More than half of the most recent new dietary ingredient (NDI) notifications provided by the Food and Drug Administration (FDA) in the last six months were filed without comment, but the rate of notifications reported received by the agency is dramatically lower than previously observed for any six month period since the initial six months in 1995 when the agency first began accepting and filing notifications.

AHPA recently discussed an unusual number of notifications submitted to FDA through the first months of 2017 (see Technical issues prevent FDA from evaluating majority of recent NDI notifications), but an equally unusual circumstance appears to have occurred during the remainder of the 2017 calendar year, with FDA resources reporting 7 new notifications received between those discussed in our most recent report and January 1, 2018.  During the second half of the year proper, from July 1, 2017 through December 31, 2017, only 3 notifications were reported by agency personnel.  The AHPA NDI Database has been updated with the latest analysis and records associated with these newly available notifications and AHPA staff are investigating the cause of the recent drop in NDI notifications released by FDA. 
NDI Notifications reported by FDA
Among these seven notifications most recently released by FDA and added to the NDI Database, four of these, 57 percent, were filed by FDA without substantive comment, with AHPA's NDI Database connecting three to previously submitted notifications from 2016 and 2013, one of which was previously filed with an objection by the agency. The remainder included two notifications which were reported by the agency as not describing a dietary ingredient, and one which was incomplete. The details of these and other NDI notifications are available through AHPA's NDI Database.
"The fact that more than half of these recent NDI notifications were filed without comment is an impressive feat from industry members who work hard to help the agency understand the basis of expected safety of these innovative ingredients," said AHPA Chief Information Analyst Merle Zimmermann, Ph.D. "In the most recent notifications, the most striking objection resulted from unwarranted disease claims included with a submission of an otherwise well characterized dietary ingredient, leading the agency to recommend that if the product was intended to treat a disease condition, it would need to be processed through the drug notification process."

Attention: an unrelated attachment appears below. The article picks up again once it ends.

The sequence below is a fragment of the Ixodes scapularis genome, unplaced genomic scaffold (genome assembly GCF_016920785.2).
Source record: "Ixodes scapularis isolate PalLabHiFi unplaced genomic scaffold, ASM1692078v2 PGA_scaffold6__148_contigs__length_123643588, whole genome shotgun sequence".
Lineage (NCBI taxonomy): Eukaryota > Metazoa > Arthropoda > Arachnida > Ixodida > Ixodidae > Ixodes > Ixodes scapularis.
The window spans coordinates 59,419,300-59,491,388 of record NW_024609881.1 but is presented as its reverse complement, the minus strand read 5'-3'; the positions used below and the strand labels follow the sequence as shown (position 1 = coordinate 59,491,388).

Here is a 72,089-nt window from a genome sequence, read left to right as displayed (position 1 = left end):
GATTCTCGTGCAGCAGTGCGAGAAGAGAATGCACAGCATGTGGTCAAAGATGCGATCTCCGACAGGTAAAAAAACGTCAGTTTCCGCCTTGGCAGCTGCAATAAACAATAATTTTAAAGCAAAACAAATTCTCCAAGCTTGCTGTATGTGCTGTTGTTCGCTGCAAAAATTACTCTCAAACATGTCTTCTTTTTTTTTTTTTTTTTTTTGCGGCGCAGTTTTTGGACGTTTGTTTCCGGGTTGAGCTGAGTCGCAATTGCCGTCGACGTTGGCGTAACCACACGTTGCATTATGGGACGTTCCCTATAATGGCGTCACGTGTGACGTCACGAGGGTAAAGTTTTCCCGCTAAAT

This type of marketing claim is cautioned against in industry resources such as AHPA's claims substantiation webinar. Research tools such as AHPA's NDI database can provide a reference as to recent actions taken by the agency as well as tools to ensure a submission clearly communicates the information required under 21 CFR 190.6.
AHPA's NDI Database provides instant access to written summaries of the salient points in FDA's responses to NDI notifications (when available) and information on the dates of submission and processing. The database enables users to browse by report number or search notifications by company and ingredient, including common or Latin names for botanicals. An "Outcome Statement" is also provided to help users quickly understand FDA responses, including issues that resulted in FDA comments.
Companies that want to use a dietary ingredient not marketed in the U.S. before Oct. 15, 1994 are required to submit an NDI notification explaining why the ingredient is reasonably expected to be safe. This notification must be submitted at least 75 days before the dietary ingredient is introduced into interstate commerce.
FDA does not "approve" or "disapprove" NDI notifications. Instead, the agency generally provides one of several responses, including but not limited to: (1) letter of acknowledgement without objection; (2) letter listing deficiencies that make the notification incomplete; (3) objection letter raising safety concerns based on information in the notification or identifying gaps in the history of use or other evidence of safety; and (4) letter raising other regulatory issues with the NDI or dietary supplement (e.g., the NDI is not a dietary ingredient as defined by regulation or the product is excluded from the definition of "dietary supplement" under current regulations because it is not intended for ingestion).
AHPA NDI Resources
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